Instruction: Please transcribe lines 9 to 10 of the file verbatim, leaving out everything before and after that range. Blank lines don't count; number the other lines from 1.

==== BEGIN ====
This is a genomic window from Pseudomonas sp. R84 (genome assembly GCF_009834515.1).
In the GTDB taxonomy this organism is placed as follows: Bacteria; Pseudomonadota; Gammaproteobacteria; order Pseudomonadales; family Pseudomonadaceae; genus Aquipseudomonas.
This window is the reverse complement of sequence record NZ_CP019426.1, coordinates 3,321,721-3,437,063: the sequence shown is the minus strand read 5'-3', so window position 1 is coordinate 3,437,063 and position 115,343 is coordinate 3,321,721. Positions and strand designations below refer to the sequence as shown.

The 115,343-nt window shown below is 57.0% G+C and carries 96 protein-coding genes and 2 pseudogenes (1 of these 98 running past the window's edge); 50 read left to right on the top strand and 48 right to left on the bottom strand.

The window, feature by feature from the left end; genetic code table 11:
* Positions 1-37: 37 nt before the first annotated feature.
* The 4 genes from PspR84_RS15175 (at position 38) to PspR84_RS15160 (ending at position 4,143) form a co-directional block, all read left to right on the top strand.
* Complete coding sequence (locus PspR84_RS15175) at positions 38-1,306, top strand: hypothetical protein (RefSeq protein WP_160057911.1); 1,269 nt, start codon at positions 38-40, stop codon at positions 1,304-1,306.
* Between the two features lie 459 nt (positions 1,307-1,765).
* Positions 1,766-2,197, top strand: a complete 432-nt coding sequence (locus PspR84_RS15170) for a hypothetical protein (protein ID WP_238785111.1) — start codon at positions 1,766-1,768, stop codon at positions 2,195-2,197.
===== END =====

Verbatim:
* Between the two features lie 459 nt (positions 1,307-1,765).
* Positions 1,766-2,197, top strand: a complete 432-nt coding sequence (locus PspR84_RS15170) for a hypothetical protein (protein ID WP_238785111.1) — start codon at positions 1,766-1,768, stop codon at positions 2,195-2,197.